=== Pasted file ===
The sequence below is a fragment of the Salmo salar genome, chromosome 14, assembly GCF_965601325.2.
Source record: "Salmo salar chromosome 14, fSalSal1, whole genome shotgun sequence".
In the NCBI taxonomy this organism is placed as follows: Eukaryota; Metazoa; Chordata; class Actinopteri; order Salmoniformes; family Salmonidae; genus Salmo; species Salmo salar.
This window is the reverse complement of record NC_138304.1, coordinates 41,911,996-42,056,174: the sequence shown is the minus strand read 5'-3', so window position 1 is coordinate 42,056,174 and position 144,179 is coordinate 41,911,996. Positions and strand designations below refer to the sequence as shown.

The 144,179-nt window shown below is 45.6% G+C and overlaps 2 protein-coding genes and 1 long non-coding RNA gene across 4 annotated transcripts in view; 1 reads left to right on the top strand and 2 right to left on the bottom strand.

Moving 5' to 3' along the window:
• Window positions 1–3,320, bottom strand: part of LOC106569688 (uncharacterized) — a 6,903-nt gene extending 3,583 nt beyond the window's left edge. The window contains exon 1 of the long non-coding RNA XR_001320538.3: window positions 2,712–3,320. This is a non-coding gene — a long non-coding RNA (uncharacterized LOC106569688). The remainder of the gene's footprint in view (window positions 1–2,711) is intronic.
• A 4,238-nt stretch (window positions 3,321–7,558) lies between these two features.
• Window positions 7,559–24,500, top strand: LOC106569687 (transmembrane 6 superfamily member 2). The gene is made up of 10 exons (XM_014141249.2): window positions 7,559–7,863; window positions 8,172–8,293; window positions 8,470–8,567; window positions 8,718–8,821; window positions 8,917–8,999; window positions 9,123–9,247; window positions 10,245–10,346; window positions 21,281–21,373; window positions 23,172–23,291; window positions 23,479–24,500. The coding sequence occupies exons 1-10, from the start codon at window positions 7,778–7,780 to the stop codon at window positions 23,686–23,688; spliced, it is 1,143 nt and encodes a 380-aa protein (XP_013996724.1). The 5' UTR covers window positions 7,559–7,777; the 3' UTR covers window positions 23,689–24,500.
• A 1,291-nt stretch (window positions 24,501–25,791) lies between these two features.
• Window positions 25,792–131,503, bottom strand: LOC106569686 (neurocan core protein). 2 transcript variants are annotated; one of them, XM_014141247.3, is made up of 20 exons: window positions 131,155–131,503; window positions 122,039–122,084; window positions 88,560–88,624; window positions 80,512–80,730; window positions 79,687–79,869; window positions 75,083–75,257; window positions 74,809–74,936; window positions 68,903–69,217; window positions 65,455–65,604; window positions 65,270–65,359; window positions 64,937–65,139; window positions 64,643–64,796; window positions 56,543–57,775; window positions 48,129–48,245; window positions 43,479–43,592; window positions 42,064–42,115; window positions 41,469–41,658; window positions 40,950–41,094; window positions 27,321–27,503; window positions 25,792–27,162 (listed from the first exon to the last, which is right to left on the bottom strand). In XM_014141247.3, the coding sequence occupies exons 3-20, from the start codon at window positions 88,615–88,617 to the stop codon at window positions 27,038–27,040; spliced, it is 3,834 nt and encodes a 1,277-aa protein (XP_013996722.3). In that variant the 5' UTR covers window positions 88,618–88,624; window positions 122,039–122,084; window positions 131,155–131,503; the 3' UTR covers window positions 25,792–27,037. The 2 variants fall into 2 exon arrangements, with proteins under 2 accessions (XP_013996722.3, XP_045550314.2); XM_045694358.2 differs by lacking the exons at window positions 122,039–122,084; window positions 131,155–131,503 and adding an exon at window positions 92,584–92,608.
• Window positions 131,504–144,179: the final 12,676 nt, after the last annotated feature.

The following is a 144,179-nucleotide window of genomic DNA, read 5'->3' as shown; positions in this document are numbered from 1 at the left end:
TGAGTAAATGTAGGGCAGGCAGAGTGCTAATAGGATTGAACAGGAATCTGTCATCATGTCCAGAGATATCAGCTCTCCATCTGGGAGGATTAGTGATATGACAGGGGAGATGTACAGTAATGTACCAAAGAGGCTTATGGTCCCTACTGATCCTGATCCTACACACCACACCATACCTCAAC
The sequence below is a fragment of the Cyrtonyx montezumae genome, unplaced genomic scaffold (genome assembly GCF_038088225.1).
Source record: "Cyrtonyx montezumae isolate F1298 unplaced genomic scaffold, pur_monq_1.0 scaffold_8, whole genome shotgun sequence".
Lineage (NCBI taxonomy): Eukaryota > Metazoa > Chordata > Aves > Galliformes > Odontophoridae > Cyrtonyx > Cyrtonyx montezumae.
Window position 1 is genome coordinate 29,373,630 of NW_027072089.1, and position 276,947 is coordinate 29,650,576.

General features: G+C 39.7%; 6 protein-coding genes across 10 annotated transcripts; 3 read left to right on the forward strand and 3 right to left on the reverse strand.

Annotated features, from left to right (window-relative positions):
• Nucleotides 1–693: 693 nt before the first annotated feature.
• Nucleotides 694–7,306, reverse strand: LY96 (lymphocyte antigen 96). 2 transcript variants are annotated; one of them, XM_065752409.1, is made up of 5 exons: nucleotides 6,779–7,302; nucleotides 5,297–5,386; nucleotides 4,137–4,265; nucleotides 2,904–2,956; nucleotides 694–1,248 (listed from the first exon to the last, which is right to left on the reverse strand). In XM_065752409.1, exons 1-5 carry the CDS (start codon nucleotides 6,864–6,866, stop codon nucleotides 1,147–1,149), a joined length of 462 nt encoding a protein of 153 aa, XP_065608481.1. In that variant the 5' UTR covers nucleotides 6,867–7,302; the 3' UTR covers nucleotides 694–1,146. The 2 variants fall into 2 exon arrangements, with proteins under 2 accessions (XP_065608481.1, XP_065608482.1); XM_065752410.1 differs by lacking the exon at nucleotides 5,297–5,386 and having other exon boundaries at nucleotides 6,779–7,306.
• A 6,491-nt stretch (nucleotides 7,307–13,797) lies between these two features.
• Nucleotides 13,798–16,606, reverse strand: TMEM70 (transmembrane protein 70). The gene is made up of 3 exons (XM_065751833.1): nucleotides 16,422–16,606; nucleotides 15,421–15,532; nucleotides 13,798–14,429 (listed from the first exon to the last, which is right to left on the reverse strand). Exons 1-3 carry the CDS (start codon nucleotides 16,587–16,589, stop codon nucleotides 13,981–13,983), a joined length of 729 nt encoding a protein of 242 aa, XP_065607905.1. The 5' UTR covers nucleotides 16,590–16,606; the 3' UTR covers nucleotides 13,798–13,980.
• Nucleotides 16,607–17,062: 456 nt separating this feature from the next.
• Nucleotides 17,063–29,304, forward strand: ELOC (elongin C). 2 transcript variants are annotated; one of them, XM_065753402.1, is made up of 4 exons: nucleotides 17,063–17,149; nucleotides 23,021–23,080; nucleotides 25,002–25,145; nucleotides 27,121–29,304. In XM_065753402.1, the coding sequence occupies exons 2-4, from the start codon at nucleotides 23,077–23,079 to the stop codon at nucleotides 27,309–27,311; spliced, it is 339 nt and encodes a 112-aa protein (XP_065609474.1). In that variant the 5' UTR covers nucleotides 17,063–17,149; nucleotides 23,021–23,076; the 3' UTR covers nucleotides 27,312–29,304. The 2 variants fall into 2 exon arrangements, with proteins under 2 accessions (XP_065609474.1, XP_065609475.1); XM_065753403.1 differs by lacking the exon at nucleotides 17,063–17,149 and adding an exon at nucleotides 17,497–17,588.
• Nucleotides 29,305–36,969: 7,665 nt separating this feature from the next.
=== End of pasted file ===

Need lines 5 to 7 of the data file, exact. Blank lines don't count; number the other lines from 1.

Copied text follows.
The 144,179-nt window shown below is 45.6% G+C and overlaps 2 protein-coding genes and 1 long non-coding RNA gene across 4 annotated transcripts in view; 1 reads left to right on the top strand and 2 right to left on the bottom strand.

Moving 5' to 3' along the window:
• Window positions 1–3,320, bottom strand: part of LOC106569688 (uncharacterized) — a 6,903-nt gene extending 3,583 nt beyond the window's left edge. The window contains exon 1 of the long non-coding RNA XR_001320538.3: window positions 2,712–3,320. This is a non-coding gene — a long non-coding RNA (uncharacterized LOC106569688). The remainder of the gene's footprint in view (window positions 1–2,711) is intronic.